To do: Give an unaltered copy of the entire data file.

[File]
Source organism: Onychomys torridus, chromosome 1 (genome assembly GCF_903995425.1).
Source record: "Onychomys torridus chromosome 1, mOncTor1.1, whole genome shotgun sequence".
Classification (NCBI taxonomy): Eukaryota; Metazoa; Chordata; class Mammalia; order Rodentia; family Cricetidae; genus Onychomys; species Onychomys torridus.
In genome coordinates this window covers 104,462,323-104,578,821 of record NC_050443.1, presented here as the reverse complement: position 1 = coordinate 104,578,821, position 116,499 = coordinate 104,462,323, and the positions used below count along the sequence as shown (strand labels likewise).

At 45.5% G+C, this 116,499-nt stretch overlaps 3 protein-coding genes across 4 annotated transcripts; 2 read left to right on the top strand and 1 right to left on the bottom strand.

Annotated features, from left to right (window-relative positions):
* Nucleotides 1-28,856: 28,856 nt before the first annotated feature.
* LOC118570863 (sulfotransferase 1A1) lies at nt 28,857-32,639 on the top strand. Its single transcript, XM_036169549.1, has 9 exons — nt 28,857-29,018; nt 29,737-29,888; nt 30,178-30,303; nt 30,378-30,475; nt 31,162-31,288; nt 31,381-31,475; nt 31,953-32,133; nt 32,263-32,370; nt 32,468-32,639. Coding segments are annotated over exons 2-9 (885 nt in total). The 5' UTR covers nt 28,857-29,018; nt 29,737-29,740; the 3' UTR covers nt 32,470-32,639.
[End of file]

Source organism: Onychomys torridus, chromosome 1 (genome assembly GCF_903995425.1).
Source record: "Onychomys torridus chromosome 1, mOncTor1.1, whole genome shotgun sequence".
Classification (NCBI taxonomy): Eukaryota; Metazoa; Chordata; class Mammalia; order Rodentia; family Cricetidae; genus Onychomys; species Onychomys torridus.
In genome coordinates this window covers 104,462,323-104,578,821 of record NC_050443.1, presented here as the reverse complement: position 1 = coordinate 104,578,821, position 116,499 = coordinate 104,462,323, and the positions used below count along the sequence as shown (strand labels likewise).

At 45.5% G+C, this 116,499-nt stretch overlaps 3 protein-coding genes across 4 annotated transcripts; 2 read left to right on the top strand and 1 right to left on the bottom strand.

Annotated features, from left to right (window-relative positions):
* Nucleotides 1-28,856: 28,856 nt before the first annotated feature.
* LOC118570863 (sulfotransferase 1A1) lies at nt 28,857-32,639 on the top strand. Its single transcript, XM_036169549.1, has 9 exons — nt 28,857-29,018; nt 29,737-29,888; nt 30,178-30,303; nt 30,378-30,475; nt 31,162-31,288; nt 31,381-31,475; nt 31,953-32,133; nt 32,263-32,370; nt 32,468-32,639. Coding segments are annotated over exons 2-9 (885 nt in total). The 5' UTR covers nt 28,857-29,018; nt 29,737-29,740; the 3' UTR covers nt 32,470-32,639.